UCLA celebrates Veterans Day, draws student attention to larger issues
Military science department chair Lt. Col. Michael S. McDermott gives a speech. (Aubrey Yeo/Daily Bruin senior staff)
By Arthur Wang
Nov. 12, 2014 6:06 a.m.
Years or even decades after they fought in military conflicts for the U.S., UCLA student veterans gathered Monday at the university’s seventh annual Veterans Day ceremony to contemplate their service and the fights that lie ahead.
The event in Wilson Plaza, which included a resource fair with Army Reserve Officer Training Corps programs, government agency services and university programs for veterans, began in 2007. It grew out of a ceremony that year in the memory of UCLA ROTC alumnus Mark J. Daily, who was killed in Iraq by an improvised explosive device in January 2007. About 60 people, mostly ROTC members, attended the ceremony.
Speakers at the event included UCLA dental student Tigon Abalos, an Afghanistan veteran and refugee camp volunteer, and Kelly Schmader, assistant vice chancellor for facilities management and a former Navy Civil Engineer Corps officer for 28 years. The speakers discussed the relationship between their experiences in the armed forces with their roles at UCLA.
Chancellor Gene Block spoke at the event about the university’s Veteran Initiative, launched January 2013, which aims to bring more attention to the university’s resources and programs that assist and rehabilitate veterans. This includes Operation Mend, a program that helps service members physically, such as with facial reconstruction. It has also recently begun to focus on mental health. UCLA has about 400 student veterans.
Several students affiliated with the Bruin Resource Center’s Veterans Resource Office who attended the ceremony said they were grateful for the event but expressed reservations about the extent to which UCLA and society in general are helping veterans.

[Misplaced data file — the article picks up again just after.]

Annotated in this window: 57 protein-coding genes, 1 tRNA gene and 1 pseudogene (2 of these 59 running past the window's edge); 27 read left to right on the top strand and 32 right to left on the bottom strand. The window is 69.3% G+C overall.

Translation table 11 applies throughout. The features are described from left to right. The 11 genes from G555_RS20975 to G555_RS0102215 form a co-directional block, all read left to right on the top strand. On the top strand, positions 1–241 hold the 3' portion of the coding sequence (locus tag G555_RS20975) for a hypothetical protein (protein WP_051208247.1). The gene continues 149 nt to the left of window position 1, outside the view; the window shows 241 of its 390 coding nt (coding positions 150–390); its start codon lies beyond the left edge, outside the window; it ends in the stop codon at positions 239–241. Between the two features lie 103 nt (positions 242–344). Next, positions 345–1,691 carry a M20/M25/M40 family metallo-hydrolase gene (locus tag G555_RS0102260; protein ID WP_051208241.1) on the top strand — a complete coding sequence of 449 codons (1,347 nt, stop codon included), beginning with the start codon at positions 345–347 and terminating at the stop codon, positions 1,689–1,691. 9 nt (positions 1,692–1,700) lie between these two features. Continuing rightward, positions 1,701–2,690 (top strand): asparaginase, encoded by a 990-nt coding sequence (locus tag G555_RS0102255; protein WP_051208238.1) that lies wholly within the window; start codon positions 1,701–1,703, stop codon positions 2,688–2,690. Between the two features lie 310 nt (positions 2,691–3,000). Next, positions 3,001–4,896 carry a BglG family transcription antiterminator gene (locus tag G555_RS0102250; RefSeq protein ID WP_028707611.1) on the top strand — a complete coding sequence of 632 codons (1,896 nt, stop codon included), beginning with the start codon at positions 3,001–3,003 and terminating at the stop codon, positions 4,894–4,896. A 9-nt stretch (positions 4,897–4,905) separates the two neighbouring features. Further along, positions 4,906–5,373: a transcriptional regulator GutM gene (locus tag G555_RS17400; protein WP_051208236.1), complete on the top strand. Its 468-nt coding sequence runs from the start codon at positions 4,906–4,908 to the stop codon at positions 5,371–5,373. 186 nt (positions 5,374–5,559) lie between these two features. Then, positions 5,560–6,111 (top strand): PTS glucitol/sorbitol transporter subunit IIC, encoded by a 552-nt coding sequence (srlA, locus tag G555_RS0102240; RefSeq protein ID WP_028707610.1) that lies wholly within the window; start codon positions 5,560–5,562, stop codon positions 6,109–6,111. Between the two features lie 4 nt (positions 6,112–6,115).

Some said they thought that Veterans Day should be spent paying attention to the challenges veterans face in transitioning to civilian life, such as finding employment and completing an education, beyond simply thanking them.
Thomas LaMarr, a recent alumnus working at the center who served as a Marine sergeant for five years before attending UCLA to study psychology, said that when it comes to the university’s services for student veterans, he thinks establishing a center dedicated specifically to veteran services should be the highest priority of the Veterans Initiative.
LaMarr said he said a lot of work has been done for veterans, but that he thinks there should be more communication between the administration and student veterans on how to make UCLA more veteran-friendly.
The university currently offers a number of services on campus, including financial support through programs such as Yellow Ribbon for veterans, and research about issues veterans face. UCLA also has veteran specialists in multiple campus departments, including the Ashe Center, housing services and counseling and psychological services, to assist with military-to-civilian transition, according to the UCLA Veterans website.
Military science department chair Lt. Col. Michael S. McDermott of the Army ROTC delivered the welcoming speech. He believes that the ceremony is indicative of what the school provides for veterans.
“UCLA as a university community has been incredibly supportive for student veterans,” he said.
Other student veterans found the ceremony to be an appropriate gesture of recognition. However, some said they thought the ceremony could have focused more on the larger issues veterans face when they return from tours of duty and transition to civilian life.
“I want the ‘thank you’ to turn into attention to the issues,” said UCLA law student David Tierney, a Gulf War veteran and president of the Veterans’ Law Society at UCLA. “Most veterans can’t be here at a school like UCLA.”